BCS loss reduces fertility

Now that we’ve established how body condition loss triggers inflammation, let’s look at the direct evidence of how it affects embryo quality and reproductive results. Dr. Paul Fricke, UW – Madison, has explored in-depth the relationship between body condition loss after calving and impact on embryo quality in his paper titled “The High Fertility Cycle.”

• In work in 2014 (Figure 2), cows that had severe body condition loss post-calving (6% to 8% loss) had significantly more degenerate embryos and lower fertilization rates in the quality 1 and 2 embryos.

Effects of body condition score loss on embryos

  • In a related study in 2010, pre- and postpartum non-esterified fatty acid (NEFA) levels were collected across 91 herds in the Northeast to explore the correlation of NEFA levels to pregnancy success. Results showed that cows with higher NEFAs had a 16% lower conception rate.

  • In a third study done in 2019, excessive body condition loss after calving showed measurably higher disease incidences. (Figure 3)

Body condition score loss and transition disease

Prevent vs. treat vs. resolve

The immune system is complicated so, as you’d expect, treating inflammation is complicated as well. On one hand, we want to preserve a healthy immune response so the cow can ward off disease and fight her way back to health and balance. On the other hand, excess inflammation is costly – reduced health, infertility and lost energy she could have put toward milk production.


If we look back to the research on human physiology, Dr. Charles Serhan, Harvard medical professor, discovered a whole class of specialized pro-resolving molecules that actively work to resolve inflammation. These are aptly named Resolvins and Protectins, and are derived from the essential omega-3 fatty acids, EPA and DHA (Figure 4).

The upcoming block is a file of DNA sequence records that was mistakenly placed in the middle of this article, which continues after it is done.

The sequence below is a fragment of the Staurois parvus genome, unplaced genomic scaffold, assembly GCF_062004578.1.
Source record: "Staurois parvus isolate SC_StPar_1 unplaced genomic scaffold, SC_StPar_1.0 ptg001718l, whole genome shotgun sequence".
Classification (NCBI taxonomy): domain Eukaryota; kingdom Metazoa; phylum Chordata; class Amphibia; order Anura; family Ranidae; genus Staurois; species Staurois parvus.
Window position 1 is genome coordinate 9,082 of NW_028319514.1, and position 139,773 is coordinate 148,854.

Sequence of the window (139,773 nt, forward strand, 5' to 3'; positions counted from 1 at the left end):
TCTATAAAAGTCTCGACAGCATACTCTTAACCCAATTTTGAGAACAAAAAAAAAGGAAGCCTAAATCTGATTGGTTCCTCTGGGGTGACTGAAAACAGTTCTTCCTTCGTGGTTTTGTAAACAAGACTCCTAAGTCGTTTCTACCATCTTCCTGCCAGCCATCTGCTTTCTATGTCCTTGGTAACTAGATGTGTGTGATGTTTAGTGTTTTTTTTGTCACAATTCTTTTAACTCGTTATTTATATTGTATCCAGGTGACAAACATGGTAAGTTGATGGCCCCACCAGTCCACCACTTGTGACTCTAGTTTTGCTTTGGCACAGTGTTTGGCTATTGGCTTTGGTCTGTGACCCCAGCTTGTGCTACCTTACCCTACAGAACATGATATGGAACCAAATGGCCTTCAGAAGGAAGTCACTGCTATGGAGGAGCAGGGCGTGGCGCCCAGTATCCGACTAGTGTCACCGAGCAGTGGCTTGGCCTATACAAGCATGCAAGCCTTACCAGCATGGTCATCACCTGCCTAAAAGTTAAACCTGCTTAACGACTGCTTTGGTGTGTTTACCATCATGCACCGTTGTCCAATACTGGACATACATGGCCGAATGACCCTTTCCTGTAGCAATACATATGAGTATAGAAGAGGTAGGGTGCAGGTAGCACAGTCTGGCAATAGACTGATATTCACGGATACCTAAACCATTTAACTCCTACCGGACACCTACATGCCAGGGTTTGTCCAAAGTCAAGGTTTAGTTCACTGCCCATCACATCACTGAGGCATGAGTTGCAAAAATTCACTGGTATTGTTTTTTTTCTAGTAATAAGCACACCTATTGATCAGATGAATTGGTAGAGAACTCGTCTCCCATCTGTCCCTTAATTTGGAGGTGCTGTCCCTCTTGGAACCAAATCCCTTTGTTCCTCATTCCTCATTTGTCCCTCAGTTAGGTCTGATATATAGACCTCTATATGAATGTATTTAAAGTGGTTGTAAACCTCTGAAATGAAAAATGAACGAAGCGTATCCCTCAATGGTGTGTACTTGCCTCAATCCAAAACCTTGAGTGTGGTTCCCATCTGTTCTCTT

Balance of pro vs. anti-inflammatory omega fatty acids

Serhan’s research findings offer us some great advice. “To treat excess inflammation, we don’t want to block the inflammatory response. We want to stimulate the resolution pathways,” Serhan says.

Practical steps to reducing inflammation

Clearly, managing inflammation matters in dairy cattle, not just in human health. While we are not seeking to reduce heart disease or Alzheimer’s in dairy cows, there’s strong evidence that how we manage and feed our cows has direct effects on her ability to resolve inflammation. While there is still much we will learn, here are some practical suggestions on where to focus your efforts.

  • Minimize body condition loss after calving. If they are losing excess weight, examine the cause and make adjustments. Are they too heavy at dry-off? Did they not get pregnant on time? Did the summer heat knock them off their production curve?

  • Maximize your cow cooling. As if you needed one more reason to keep cows cool, we know this seasonal stressor is an activator of inflammation.

  • Feed a supportive level of EPA/DHA omega-3s, the precursors (raw ingredient) the immune system uses to make the pro-resolving molecules that help her regain balance.

As for the egg trauma from my childhood, I am over it. I’ve found new freedom in knowing the eggs are not to blame. Over-easy on some avocado toast is the best. end mark

Renee Smith
  • Renee Smith